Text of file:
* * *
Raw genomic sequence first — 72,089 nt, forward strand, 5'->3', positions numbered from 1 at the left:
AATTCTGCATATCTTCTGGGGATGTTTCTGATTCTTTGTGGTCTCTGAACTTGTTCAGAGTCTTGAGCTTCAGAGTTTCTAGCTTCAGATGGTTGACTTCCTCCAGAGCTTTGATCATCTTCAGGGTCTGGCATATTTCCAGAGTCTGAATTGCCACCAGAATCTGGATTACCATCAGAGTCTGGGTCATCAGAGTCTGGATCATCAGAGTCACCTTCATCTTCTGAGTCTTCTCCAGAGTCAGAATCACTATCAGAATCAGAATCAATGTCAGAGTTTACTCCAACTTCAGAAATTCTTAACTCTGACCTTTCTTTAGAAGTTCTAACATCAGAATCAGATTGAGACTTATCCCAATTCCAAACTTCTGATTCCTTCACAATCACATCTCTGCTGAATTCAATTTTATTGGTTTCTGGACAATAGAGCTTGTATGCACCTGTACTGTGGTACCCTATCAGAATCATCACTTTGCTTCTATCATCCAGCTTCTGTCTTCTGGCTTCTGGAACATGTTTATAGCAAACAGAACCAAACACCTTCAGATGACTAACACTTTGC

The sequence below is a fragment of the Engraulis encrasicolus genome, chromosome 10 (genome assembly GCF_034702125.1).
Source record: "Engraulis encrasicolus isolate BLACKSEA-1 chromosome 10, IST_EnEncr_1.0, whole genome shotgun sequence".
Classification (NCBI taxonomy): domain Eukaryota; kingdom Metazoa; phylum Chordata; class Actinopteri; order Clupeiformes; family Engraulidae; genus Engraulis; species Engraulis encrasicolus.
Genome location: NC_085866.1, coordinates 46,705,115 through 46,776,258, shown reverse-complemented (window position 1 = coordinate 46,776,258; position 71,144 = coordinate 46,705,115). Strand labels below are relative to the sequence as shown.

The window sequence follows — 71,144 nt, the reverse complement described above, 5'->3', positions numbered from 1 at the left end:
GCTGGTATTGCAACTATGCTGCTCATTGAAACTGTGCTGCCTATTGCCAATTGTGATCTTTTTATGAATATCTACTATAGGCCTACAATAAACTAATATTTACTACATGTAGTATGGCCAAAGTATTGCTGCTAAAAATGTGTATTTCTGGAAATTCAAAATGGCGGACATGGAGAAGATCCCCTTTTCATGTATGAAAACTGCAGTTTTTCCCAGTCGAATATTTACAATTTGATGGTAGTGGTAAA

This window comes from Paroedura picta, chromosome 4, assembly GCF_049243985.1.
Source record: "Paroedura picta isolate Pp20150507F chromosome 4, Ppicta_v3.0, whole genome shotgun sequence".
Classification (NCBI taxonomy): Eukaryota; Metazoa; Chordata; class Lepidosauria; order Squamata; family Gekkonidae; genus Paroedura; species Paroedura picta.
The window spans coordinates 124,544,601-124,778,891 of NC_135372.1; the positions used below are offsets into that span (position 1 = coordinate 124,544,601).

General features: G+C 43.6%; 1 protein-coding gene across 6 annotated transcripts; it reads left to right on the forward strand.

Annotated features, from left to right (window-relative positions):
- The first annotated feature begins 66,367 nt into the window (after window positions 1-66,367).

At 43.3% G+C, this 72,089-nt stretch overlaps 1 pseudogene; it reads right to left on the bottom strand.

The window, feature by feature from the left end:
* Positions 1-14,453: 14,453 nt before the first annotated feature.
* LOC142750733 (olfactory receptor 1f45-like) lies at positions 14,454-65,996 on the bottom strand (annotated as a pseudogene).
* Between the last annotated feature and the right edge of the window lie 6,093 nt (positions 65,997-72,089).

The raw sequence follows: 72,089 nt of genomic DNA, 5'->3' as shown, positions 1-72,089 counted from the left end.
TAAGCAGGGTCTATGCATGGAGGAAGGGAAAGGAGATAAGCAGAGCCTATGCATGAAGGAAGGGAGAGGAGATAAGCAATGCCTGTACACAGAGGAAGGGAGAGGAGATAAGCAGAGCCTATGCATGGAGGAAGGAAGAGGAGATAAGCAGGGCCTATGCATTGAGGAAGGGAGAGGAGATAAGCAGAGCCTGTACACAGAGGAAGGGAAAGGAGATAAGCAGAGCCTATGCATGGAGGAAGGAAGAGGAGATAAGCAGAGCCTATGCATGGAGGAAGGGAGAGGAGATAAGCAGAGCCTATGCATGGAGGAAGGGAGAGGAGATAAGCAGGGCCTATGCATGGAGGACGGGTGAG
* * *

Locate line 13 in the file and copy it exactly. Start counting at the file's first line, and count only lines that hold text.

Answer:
General features: G+C 43.6%; 1 protein-coding gene across 6 annotated transcripts; it reads left to right on the forward strand.